The National Strategy for Global Supply Chain Security
Secretary of Homeland Security Janet Napolitano today unveiled the Obama administrations National Strategy for Global Supply Chain Security at the World Economic Forum in Davos, Switzerland. The Department of Homeland Security is committed to facilitating legitimate trade and travel, while preventing terrorists from exploiting supply chains, protecting transportation systems from attacks and disruptions, and increasing the resilience of global supply chains.
We must continue to strengthen global supply chains to ensure that they operate effectively in time of crisis; recover quickly from disruptions; and facilitate international trade and travel, said Secretary Napolitano. As a part of this effort, we look forward to working closely with our international partners in the public and private sector to build a more resilient global supply chain.
The National Strategy for Global Supply Chain Security outlines clear goals to promote the efficient and secure movement of goods and foster a resilient supply chain system. It also provides guidance for the U.S. government and crucial domestic, international, public and private stakeholders who share a common interest in the security and resiliency of the global supply chain.
The international community made significant progress on this front through Project Global Shieldnow Program Global Shieldlaunched by DHS with the World Customs Organization, the UN Office on Drugs and Crime, and Interpol. Program Global Shield is an initiative to protect the supply chain by preventing the theft or illegal diversion of precursor chemicals that can be used to make Improvised Explosive Devices (IEDs). Since November 2010, 89 participating nations and international organizations have been sharing information about the export of 14 precursor chemicals used in Improvised Explosive Devices (IEDs). As of January 2012, Program Global Shield has accounted for seizures of chemical precursors totaling over 62 metric tons and 31 arrests related to the illicit diversion of these chemicals.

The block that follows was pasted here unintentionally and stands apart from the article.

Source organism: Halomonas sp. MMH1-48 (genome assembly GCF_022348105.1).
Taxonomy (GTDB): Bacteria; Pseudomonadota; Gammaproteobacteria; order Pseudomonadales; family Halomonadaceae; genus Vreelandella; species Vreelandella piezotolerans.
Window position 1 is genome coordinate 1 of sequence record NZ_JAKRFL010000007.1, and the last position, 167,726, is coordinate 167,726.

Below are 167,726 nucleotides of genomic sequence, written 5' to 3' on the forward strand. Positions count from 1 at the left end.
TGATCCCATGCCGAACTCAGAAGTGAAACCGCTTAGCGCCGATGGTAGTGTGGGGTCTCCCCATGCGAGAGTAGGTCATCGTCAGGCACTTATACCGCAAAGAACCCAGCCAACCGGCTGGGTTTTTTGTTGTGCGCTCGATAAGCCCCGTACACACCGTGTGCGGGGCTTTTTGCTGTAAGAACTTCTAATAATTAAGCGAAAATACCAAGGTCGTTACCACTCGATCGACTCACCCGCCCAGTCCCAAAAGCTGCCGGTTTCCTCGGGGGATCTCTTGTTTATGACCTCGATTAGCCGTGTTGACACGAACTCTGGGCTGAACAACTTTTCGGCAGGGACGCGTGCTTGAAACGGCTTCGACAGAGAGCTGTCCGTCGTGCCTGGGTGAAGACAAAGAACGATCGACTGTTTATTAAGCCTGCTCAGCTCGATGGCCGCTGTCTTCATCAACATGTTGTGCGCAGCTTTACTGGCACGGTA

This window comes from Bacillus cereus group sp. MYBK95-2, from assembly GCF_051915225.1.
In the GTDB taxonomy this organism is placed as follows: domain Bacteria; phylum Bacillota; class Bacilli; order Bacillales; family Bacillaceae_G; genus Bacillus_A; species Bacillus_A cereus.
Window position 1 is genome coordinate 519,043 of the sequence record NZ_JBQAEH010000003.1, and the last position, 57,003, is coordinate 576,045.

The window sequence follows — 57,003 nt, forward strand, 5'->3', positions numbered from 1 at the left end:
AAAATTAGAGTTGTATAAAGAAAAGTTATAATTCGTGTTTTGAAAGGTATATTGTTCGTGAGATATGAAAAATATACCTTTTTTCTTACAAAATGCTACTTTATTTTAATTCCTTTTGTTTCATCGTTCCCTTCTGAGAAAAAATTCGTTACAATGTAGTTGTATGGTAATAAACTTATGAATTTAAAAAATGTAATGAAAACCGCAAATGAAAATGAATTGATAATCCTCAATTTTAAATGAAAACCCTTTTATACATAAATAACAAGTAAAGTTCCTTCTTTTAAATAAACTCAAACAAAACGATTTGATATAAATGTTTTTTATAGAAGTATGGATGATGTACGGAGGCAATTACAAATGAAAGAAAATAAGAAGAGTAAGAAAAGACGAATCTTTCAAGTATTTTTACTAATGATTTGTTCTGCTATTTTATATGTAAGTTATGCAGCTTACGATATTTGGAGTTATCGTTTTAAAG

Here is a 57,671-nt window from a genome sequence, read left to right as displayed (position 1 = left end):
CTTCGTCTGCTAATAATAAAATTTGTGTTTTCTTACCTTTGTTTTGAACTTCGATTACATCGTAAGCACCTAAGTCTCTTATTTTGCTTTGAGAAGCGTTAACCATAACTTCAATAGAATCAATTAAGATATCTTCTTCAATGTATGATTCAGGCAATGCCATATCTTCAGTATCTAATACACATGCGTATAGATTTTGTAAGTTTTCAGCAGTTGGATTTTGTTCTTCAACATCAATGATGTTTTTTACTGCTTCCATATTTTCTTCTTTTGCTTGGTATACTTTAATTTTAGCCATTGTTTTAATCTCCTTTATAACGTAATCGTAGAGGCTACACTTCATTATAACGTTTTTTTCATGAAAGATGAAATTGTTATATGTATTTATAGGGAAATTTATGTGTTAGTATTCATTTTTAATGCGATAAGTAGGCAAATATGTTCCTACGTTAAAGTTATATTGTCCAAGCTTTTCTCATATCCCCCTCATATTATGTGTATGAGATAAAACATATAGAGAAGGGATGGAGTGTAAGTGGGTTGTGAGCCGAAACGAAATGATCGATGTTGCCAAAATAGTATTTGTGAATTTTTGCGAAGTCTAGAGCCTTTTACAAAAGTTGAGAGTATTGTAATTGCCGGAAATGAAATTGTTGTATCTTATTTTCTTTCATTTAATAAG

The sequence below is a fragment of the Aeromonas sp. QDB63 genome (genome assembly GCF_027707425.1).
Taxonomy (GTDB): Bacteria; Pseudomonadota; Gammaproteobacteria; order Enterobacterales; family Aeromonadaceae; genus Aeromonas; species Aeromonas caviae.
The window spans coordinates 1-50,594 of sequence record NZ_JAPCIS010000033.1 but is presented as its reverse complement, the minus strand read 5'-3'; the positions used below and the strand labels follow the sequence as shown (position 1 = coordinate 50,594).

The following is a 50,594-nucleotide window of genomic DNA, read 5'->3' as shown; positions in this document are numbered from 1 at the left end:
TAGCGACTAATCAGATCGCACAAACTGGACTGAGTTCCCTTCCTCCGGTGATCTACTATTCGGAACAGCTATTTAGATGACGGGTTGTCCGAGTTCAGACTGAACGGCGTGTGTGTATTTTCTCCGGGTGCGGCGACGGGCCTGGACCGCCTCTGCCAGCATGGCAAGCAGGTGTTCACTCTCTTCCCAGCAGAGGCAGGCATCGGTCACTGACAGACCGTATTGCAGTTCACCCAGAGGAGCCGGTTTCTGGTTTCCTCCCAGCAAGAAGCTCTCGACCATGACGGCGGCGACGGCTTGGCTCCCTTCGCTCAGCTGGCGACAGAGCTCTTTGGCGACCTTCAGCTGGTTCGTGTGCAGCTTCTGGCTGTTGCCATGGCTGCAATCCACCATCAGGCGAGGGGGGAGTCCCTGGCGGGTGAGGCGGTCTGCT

DHS works with leaders from global shipping companies and the International Air Transport Association (IATA) on developing preventative measures, including terrorism awareness training for employees and vetting personnel with access to cargo. Fulfilling a requirement of the 9/11 Act, 100 percent of high risk cargo on international flights bound for the United States is screened.
In addition, through the Container Security Initiativecurrently operational in over 50 foreign seaports in Europe, North, Central and South America, Africa, the Middle East, and throughout AsiaU.S. Customs and Border Protection helps our partner countries identify and screen U.S.-bound maritime containers before they reach the U.S..
Following the release of the National Strategy for Global Supply Chain Security, DHS and the Department of State will lead a six month engagement period with the international community and industry stakeholders to solicit feedback and specific recommendations on how to implement the Strategy in a cost effective and collaborative manner. Within 12 months of the release of the Strategy, a consolidated report on the status of implementation efforts will be developed.